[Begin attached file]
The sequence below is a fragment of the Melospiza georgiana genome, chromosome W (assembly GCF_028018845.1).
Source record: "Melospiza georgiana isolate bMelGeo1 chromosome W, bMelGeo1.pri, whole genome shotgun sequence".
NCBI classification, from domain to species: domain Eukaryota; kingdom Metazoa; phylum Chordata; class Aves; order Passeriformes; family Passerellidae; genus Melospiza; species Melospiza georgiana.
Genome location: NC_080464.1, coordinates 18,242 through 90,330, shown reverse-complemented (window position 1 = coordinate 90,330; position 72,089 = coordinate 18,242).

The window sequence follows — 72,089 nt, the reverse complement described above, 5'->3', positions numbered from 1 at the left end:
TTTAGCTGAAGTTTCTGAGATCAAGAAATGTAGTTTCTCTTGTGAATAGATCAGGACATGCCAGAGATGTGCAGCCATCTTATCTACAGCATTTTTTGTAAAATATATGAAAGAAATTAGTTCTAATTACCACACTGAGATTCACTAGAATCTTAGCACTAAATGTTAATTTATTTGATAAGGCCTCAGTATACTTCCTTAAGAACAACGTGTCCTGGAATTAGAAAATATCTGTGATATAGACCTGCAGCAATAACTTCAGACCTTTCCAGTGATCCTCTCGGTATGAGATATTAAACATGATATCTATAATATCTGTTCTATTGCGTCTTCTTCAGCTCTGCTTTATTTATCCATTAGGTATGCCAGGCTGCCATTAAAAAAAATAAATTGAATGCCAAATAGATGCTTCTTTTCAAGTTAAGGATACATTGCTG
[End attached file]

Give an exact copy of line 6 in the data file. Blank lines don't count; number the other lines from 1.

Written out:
TTTAGCTGAAGTTTCTGAGATCAAGAAATGTAGTTTCTCTTGTGAATAGATCAGGACATGCCAGAGATGTGCAGCCATCTTATCTACAGCATTTTTTGTAAAATATATGAAAGAAATTAGTTCTAATTACCACACTGAGATTCACTAGAATCTTAGCACTAAATGTTAATTTATTTGATAAGGCCTCAGTATACTTCCTTAAGAACAACGTGTCCTGGAATTAGAAAATATCTGTGATATAGACCTGCAGCAATAACTTCAGACCTTTCCAGTGATCCTCTCGGTATGAGATATTAAACATGATATCTATAATATCTGTTCTATTGCGTCTTCTTCAGCTCTGCTTTATTTATCCATTAGGTATGCCAGGCTGCCATTAAAAAAAATAAATTGAATGCCAAATAGATGCTTCTTTTCAAGTTAAGGATACATTGCTG